Use Nut Butter To Elevate Your Next Charcuterie Board

Boards have been all the rage, especially since the pandemic, notes Food Business News. With an "Instagrammable" quality, they're both stunning and mouthwatering. While they act as a perfect canvas for just about any snacking theme, you could dream of — think: chocolate or even pickle boards — it's the classic charcuterie board that continues to entice hungry grazers. But, let's face it, sometimes even the tried-and-true needs a bit of revamping. Cue nut butter. One the easiest ways to add a bit of diversity and elevate your next charcuterie board, nut butter is a game changer.

According to Serious Eats, Charcuterie is a term that dates back to 15th century France and refers to the preparation of meats through curing, slow cooking, and the like. However, the word is now synonymous with boards laden with jambon and saucisson, cheeses, bread, vegetables, fruits, and spreads. As the saying goes, variety is the spice of life, and maybe that's what makes charcuterie boards so appealing.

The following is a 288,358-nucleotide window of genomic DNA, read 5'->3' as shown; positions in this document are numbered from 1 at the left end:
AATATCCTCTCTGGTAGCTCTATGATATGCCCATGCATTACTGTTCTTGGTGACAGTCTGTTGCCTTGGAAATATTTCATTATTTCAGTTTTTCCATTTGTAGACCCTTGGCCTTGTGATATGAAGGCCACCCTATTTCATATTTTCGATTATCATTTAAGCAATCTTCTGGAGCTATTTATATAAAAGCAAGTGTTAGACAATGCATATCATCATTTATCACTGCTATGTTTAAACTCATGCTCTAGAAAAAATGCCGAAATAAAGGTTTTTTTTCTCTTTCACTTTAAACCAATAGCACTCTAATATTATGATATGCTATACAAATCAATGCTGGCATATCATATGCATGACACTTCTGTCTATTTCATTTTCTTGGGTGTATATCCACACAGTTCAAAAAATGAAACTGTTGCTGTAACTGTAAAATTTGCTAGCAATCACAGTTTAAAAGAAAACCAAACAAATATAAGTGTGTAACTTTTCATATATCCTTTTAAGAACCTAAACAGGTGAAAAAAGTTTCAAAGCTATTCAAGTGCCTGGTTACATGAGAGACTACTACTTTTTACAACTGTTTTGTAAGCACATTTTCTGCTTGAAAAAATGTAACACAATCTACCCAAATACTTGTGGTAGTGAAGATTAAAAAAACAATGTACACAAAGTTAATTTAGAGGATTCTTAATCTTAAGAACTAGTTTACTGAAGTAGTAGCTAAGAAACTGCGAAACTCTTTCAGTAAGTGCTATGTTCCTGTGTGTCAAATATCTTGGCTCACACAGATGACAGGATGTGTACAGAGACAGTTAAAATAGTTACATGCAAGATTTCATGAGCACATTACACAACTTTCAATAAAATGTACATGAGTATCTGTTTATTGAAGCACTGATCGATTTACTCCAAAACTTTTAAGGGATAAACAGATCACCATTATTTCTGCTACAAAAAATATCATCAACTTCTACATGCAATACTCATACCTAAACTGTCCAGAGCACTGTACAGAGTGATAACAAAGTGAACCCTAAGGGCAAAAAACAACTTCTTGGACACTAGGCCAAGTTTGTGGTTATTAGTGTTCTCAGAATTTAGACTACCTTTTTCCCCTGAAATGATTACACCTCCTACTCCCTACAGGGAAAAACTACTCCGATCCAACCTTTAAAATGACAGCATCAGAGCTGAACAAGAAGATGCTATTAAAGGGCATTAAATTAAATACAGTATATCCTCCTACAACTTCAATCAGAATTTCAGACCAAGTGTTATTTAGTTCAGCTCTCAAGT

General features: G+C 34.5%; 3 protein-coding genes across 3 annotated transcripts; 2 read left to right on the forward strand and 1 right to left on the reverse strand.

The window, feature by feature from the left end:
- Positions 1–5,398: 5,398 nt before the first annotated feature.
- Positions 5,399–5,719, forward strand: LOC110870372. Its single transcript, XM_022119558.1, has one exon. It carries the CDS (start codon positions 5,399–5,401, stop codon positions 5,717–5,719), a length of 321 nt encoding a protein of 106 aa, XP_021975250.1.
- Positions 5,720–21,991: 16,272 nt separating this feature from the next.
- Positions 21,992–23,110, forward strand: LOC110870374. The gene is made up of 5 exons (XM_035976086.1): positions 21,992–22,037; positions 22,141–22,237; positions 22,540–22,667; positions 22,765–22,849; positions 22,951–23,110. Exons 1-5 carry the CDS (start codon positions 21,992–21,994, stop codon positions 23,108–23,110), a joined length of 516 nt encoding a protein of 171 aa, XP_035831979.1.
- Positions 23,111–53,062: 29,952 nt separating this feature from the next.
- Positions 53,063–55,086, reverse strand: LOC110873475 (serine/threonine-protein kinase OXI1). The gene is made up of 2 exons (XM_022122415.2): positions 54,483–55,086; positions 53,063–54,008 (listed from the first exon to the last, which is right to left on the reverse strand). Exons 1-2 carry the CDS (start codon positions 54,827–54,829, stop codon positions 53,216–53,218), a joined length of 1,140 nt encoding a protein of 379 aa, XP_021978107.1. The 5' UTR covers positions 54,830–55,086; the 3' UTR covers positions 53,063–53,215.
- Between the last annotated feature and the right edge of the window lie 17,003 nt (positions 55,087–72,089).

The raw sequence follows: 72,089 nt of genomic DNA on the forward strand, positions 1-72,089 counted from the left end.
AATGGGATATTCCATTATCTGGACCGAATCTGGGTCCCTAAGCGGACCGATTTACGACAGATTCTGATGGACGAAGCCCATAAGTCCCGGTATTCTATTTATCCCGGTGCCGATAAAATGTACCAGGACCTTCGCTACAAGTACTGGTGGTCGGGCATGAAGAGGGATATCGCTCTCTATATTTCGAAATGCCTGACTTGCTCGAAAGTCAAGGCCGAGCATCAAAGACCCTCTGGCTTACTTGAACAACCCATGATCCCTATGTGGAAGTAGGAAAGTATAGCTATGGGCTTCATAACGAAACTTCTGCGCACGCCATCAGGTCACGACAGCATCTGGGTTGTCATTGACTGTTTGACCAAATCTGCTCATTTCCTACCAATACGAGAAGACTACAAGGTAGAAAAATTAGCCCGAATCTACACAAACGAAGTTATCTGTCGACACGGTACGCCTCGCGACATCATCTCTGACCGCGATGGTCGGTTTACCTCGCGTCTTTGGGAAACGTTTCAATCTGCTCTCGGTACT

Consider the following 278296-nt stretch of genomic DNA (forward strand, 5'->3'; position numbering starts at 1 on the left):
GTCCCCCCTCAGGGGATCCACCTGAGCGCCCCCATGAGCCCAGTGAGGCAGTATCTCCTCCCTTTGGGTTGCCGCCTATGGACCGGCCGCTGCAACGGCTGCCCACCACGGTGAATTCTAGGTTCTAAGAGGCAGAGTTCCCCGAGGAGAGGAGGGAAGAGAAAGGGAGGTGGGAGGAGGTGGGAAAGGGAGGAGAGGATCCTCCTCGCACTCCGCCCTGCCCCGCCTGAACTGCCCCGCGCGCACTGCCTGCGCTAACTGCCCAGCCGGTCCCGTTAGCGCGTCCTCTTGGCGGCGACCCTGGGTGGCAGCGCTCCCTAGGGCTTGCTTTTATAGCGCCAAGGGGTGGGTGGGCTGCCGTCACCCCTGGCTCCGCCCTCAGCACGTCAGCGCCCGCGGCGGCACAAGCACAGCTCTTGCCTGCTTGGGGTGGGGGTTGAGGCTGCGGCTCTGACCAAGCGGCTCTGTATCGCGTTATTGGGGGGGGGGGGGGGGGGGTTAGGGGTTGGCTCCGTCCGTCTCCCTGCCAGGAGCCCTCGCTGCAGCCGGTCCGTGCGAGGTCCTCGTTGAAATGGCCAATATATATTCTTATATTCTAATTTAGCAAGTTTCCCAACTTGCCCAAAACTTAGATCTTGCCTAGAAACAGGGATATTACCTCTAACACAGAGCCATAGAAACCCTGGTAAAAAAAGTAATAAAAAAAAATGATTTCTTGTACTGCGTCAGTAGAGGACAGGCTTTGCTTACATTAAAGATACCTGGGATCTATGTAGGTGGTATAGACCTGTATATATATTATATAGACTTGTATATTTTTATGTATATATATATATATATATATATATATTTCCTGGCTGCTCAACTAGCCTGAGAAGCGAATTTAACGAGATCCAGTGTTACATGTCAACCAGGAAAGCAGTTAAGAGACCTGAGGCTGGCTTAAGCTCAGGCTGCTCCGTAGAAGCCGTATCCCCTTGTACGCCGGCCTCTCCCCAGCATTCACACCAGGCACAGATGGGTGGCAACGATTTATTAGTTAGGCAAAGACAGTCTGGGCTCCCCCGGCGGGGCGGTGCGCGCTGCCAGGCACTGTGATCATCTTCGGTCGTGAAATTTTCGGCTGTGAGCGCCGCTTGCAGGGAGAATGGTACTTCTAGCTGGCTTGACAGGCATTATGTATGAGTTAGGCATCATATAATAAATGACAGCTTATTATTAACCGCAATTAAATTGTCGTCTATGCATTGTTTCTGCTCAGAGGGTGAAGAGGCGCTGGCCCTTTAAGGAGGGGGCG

That said, a good board has an assortment of flavors and textures. Of the main food textures (crunchy, creamy, and chewy), The Guardian explains foods with a bit of bite are especially welcomed as we have an intrinsic need to chew. This is why nut butter, which offers some crunch, can be a great addition amidst creamy cheeses and smooth slices of salumi.

Tasty and textural

There's a whole world of nut butters beyond peanut butter. Pecans, hazelnuts, pistachios, cashews, walnuts, chestnuts, macadamias, and pine nuts can all be made by blending nuts with water to create a slightly sticky, kind of crunchy paste, notes MasterClass. Infusing all the nutritional benefits of nuts, these spreads can give your charcuterie board a major makeover. 

According to Martha Stewart, swapping nuts for nut butters is a great way to maintain taste, but add a pop of textural (and visual) diversity to your charcuterie board. Simply replace nuts with their buttered equivalent, paying attention to complimentary flavors as you build your board. 

Not sure where to start? Life in Asia recommends pairing buttery alpine cheeses like Gruyère or Comté with mild cashew butters. As for sharper cheeses, Culture Cheese Magazine suggests matching peanut butter with cheddar, or almond butter with Manchego, even walnut butter and goat cheese can create quite the dynamic duo.

Dried fruits like apricots, cherries, and figs can also be a great option to pair with nut butters, in addition to an array of chocolates and even salumi — think mortadella with pistachio butter or prosciutto with hazelnuts (via Wine Pass Italy). Whatever way you decide to dress up your crostini, don't forget to spread on the nut butter!